But special discounts can jeopardize software providers’ long-term financial health because they simply won’t be getting paid the true value of their products. Prospects talk, and when one realizes that someone with a similar use case got offered a much better deal, it’ll negatively paint their impression of the company. Even if prospects become customers, discounts set up subsequent renewal challenges because these customers will likely want to secure additional discounts down the road.
Pricing shapes the dialogue salespeople have with prospects. Simplicity in pricing leads to simplicity in sales conversations. The Gartner study I referenced earlier also found that 47% of businesses took three to six months “to finalize a software purchase” in 2022 and that 48% considered four to six software providers before making a final decision. Given the time prospects take to finalize a purchase and the number of potential providers they engage with, it’s all the more important for software companies to simplify their sales approaches. In a sea of complex pricing, the company that steers the ship with the most streamlined sales process has the advantage.
Sales Strategies Should Align With Sales Teams’ Strengths
I’ve previously written about steps software companies can take to build frictionless, transparent pricing processes. Executives should work hand-in-hand with salespeople as they go through the steps of building new pricing strategies. As part of that collaboration, executives should examine quantitative and qualitative data to make the right pricing decisions.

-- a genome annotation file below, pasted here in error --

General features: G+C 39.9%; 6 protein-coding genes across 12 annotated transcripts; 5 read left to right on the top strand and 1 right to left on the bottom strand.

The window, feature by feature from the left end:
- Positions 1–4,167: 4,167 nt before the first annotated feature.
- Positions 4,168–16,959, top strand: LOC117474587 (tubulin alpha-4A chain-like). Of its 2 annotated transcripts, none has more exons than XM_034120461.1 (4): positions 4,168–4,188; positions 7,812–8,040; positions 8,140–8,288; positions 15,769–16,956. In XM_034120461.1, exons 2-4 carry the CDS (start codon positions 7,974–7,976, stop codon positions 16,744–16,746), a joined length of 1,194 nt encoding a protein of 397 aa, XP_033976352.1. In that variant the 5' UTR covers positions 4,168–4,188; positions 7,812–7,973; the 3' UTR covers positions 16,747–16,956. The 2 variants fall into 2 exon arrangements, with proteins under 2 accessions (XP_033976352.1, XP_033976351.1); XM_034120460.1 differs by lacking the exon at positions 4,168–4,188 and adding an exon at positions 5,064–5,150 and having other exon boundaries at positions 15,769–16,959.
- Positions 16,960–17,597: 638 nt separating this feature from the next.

Quantitatively, executives should develop a pricing approach that addresses all the various types of deal configurations by producing a reasonable (and rational) net price that is consistent with the value being delivered. That scheduled net price can be used to assess each salesperson’s performance. Salespeople should be recognized and rewarded for how closely they sell to the company’s scheduled net prices over time.
Qualitatively, executives should listen to recorded or live sales calls to see how pricing is playing out across sales dialogues. By listening to these calls, executives can determine to what extent their company’s issue has to do with pricing strategy and to what extent it has to do with sales skills. From there, executives can create and implement the proper pricing structure and policy for their company and provide the appropriate training to their salespeople, ultimately setting up everyone involved—the executive team, salespeople, other employees, prospects and existing customers—for success.